Notes and Editorial Reviews
String Quartets: Nos. 1, 2.
String Quartet No. 1
LIGIA 302227 (64:55)
When this CD started playing, all I thought to myself, was, “Oh no, here we go again: yet another chamber group that takes a miserable, depressed view toward Russian music.” That was because the first movement of Rachmaninoff’s first quartet is played in a style so droopy and overladen with heart-on-the-sleeve string sobbing
that I thought it would never end. But then comes the second movement, the scherzo, and things pick up considerably. Moreover, when the quartet moves into the Tchaikovsky piece, its entire style seems to morph into a light, clean, bright sound (it almost sounds like straight tone or at least greatly reduced vibrato) and an approach to the music much like the Kroll or Tokyo quartets.
Indeed, I am absolutely enthralled by both the Élysée Quartet’s style and the Tchaikovsky piece as a composition. Here is a very different Tchaikovsky, certainly much more interesting in terms of compositional style as well as originality of musical thought and soundness of construction, than his piano sonata. If you did not know this piece beforehand, and I played it for you in a blindfold test, you might think it was a quartet by a contemporary of Brahms (which is essentially true), but not necessarily by a Russian, even though there are characteristic Slavic harmonies in the second movement. Yes, if you were astute enough you might guess Tchaikovsky, but I don’t think he would be your first guess. Even though, as mentioned, the second movement uses some typical Slavic chord changes (and, in the middle section, a few Russian melodic fragments), the music has an almost classical balance that harks back to such composers as Mendelssohn. The Élysée Quartet plays it with absolutely extraordinary sensitivity and poise.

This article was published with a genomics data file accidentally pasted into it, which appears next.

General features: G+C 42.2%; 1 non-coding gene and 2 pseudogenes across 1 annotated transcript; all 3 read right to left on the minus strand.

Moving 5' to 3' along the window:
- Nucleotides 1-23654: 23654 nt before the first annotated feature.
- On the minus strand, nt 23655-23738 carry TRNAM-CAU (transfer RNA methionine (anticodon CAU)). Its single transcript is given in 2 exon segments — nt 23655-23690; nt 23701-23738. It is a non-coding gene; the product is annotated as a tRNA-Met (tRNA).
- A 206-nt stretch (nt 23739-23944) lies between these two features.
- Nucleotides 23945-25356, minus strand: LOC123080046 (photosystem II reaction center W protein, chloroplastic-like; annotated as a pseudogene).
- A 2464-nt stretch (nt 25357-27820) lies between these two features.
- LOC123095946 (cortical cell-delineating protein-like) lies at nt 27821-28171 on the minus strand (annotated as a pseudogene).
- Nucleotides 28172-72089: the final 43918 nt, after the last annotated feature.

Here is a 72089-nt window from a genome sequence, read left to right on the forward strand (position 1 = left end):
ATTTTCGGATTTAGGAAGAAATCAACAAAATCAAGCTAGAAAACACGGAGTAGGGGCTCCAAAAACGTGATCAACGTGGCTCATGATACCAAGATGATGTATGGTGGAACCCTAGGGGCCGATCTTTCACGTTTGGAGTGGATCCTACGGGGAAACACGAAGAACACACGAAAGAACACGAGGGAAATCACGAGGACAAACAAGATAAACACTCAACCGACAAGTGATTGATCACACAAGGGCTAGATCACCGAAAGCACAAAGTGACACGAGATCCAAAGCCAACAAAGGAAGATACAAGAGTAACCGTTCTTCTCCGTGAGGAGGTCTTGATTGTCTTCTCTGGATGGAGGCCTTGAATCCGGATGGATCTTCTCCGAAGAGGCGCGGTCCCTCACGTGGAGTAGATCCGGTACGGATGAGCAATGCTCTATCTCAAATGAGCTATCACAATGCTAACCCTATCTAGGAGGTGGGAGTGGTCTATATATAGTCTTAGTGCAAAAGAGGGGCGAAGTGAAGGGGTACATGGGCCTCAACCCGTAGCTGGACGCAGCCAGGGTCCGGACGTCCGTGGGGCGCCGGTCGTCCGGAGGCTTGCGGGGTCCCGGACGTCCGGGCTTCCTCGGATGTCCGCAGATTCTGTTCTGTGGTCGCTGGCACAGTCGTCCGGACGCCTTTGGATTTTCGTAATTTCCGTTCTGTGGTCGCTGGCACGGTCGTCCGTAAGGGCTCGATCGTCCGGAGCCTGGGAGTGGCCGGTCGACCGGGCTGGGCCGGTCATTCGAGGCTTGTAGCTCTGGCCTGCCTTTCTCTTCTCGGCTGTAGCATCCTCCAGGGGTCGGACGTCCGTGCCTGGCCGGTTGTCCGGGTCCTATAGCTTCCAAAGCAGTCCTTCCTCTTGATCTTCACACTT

The scherzo, while also somewhat Russian, has the type of minor-key melody (alternated with major key passages) that could almost pass for gypsy or Jewish themes. Here Tchaikovsky is particularly imaginative in his use of rhythmic as well as melodic variants, sometimes subtly subdividing the beat in interesting ways. In the final movement, Tchaikovsky plays further with rhythm, presenting his theme in short fragments before taking off into a brilliant second theme and development section of outstanding creativity, then brings back the stop-start quality for a brief, mysterious passage before the final mad rush to the finish. The Élysée Quartet plays all of this with exceptional technique but, more importantly, an unerring sense of drama.
Then we reach the second Rachmaninoff piece and again, in the slow introduction, the ensemble plays with that same kind of melancholy droop as in his first quartet. They brighten up considerably for the
section, and play with superb crispness and drive, but again fall into a cry-in-your-vodka mood for the Andante. Does the score really state or suggest such a dismal interpretation? It’s possible; I haven’t seen it. But I don’t like the music played in this fashion.
A split decision, then, and one that you will have to balance for yourself. If your expectation in Russian music, particularly Rachmaninoff, tends toward an ultra-emotional and somewhat lachrymose style, you will enjoy the entire CD, but I only really like the Tchaikovsky quartet in whole and the Rachmaninoff pieces in part. One final word: It isn’t often nowadays that we hear sonics that tend toward edginess, but these do, and in fact the CD is so loudly recorded (in addition to a bit too forward) that I had to keep turning my volume control down during the first minute or two to bring it to a level that did not hurt my ears.
FANFARE: Lynn René Bayley
Works on This Recording
Quartet for Strings no 1 (unfinished) by Sergei Rachmaninov
Written: 1889; Russia
Venue: Villennes-sur-Seine, France
Length: 12 Minutes 8 Secs.
Quartet for Strings no 2 (unfinished) by Sergei Rachmaninov
Written: ?1896; Russia
Venue: Villennes-sur-Seine, France
Length: 21 Minutes 2 Secs.
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